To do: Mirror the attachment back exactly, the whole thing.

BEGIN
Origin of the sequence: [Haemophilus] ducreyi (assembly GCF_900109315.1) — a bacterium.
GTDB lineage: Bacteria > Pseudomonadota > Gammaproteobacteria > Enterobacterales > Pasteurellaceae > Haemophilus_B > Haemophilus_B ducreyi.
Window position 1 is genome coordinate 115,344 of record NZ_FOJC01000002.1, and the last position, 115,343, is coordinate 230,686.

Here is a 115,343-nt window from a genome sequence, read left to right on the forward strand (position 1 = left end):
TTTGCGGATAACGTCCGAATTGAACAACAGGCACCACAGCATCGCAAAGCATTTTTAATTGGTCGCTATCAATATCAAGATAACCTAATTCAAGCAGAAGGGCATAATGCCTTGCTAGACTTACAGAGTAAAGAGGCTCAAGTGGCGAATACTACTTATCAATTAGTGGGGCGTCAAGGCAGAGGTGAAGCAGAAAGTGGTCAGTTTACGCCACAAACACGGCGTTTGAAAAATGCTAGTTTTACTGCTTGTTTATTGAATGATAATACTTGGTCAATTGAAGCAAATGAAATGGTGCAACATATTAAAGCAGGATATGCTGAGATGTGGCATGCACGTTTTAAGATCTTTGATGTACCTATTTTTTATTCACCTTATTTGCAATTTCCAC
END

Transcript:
Origin of the sequence: [Haemophilus] ducreyi (assembly GCF_900109315.1) — a bacterium.
GTDB lineage: Bacteria > Pseudomonadota > Gammaproteobacteria > Enterobacterales > Pasteurellaceae > Haemophilus_B > Haemophilus_B ducreyi.
Window position 1 is genome coordinate 115,344 of record NZ_FOJC01000002.1, and the last position, 115,343, is coordinate 230,686.

Here is a 115,343-nt window from a genome sequence, read left to right on the forward strand (position 1 = left end):
TTTGCGGATAACGTCCGAATTGAACAACAGGCACCACAGCATCGCAAAGCATTTTTAATTGGTCGCTATCAATATCAAGATAACCTAATTCAAGCAGAAGGGCATAATGCCTTGCTAGACTTACAGAGTAAAGAGGCTCAAGTGGCGAATACTACTTATCAATTAGTGGGGCGTCAAGGCAGAGGTGAAGCAGAAAGTGGTCAGTTTACGCCACAAACACGGCGTTTGAAAAATGCTAGTTTTACTGCTTGTTTATTGAATGATAATACTTGGTCAATTGAAGCAAATGAAATGGTGCAACATATTAAAGCAGGATATGCTGAGATGTGGCATGCACGTTTTAAGATCTTTGATGTACCTATTTTTTATTCACCTTATTTGCAATTTCCAC